Roth pointed again at Croft, wearing a gray suit and tie, telling jurors that he may cut the figure of a “harmless … middle school teacher” now. As he said that, a picture of Croft clutching a rifle in camouflage clothing appeared on the screen.

“He looked quite a bit different then,” the prosecutor said.

But Croft’s attorney said when informants secretly recorded Croft and others, all were “stoned, absolutely out-of-your-mind stoned.”

“The FBI is supposed to protect us from dangerous criminals and terrorists,” Blanchard said. “They’re also an agency that’s supposed to protect our freedoms. And when they’re doing that, they’re expected to have thick skin. That means in protecting our rights, they don’t punish people for saying mean things about them. And they’re not supposed to target people that they’re angry with.”

Lawyers for Caserta and Harris tried to distance them from Fox and Croft, emphasizing that the pair didn’t make the trip to northern Michigan to scout Whitmer’s home.

Defense attorney Julia Kelly said Harris, a veteran, was unhappy with the direction of the country and attended rallies in support of gun rights as well as protests against Whitmer’s stay-home orders. Kelly said Harris joined the Wolverine Watchmen to keep his military skills sharp for possible security work in Afghanistan, not as part of a sinister plot.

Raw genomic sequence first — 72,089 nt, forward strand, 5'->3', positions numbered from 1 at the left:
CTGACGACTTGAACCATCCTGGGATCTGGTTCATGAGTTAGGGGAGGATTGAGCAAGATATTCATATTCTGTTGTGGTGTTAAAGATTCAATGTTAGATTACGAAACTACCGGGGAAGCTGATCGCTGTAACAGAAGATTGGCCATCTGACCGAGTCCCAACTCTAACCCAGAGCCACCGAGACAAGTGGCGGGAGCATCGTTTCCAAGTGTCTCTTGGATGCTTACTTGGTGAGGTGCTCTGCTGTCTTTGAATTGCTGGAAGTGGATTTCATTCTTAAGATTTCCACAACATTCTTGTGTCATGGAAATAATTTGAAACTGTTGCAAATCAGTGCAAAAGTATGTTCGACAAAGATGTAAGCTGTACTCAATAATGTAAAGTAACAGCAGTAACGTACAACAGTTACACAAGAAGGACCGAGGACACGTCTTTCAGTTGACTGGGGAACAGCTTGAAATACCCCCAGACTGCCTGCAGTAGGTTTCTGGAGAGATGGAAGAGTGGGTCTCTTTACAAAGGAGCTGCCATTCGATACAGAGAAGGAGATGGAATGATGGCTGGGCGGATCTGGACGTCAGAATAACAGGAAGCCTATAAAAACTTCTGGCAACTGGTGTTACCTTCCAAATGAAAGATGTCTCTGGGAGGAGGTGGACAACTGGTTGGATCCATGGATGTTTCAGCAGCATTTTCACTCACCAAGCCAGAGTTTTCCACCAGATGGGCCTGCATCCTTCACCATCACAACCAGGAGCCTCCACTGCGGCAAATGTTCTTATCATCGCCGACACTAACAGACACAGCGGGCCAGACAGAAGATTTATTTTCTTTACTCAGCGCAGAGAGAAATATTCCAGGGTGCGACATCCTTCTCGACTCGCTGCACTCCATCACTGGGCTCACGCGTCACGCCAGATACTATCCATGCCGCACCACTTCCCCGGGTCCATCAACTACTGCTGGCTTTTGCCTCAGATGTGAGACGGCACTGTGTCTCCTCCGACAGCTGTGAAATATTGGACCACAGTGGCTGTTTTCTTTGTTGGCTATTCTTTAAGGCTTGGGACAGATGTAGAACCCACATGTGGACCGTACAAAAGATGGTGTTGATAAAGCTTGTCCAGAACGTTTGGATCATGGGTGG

Attorney Christopher Gibbons, representing Fox, told jurors he was practically homeless, living in the basement of a vacuum shop and brushing his teeth in a restaurant restroom, not a mastermind of the 2020 plot as prosecutors allege.

“Adam Fox did not commit a crime in this case,” Gibbons said.

The first witness, FBI agent Todd Reineck, testifed about social media posts by Fox and Croft in spring 2020, including some profanity-filled messages between the two. They included a Facebook video in which Fox stated: “We have the numbers. We have the arms. We have the ammunition … that we need to just go take our country back.”

Eleven women and seven men were selected Tuesday to serve as jurors. Six are alternates, although they won’t know until the end of trial.

In 2020, Whitmer was trading taunts with then-President Donald Trump over his administration’s response to COVID-19. Her critics, meanwhile, were regularly protesting at the Michigan Capitol, clogging streets around the statehouse and legally carrying semi-automatic rifles into the building.

The FBI said it thwarted the kidnapping plot with the arrests of six men in October 2020. Garbin and Franks insist no one acted because of excessive influence by agents or undercover informants.

Whitmer, who is seeking reelection this year, rarely talks publicly about the case and isn’t expected to attend the trial. She has blamed Trump for stoking mistrust and fomenting anger over coronavirus restrictions and refusing to condemn hate groups and right-wing extremists like those charged in the plot. She has said he was also complicit in the deadly Jan. 6 Capitol insurrection.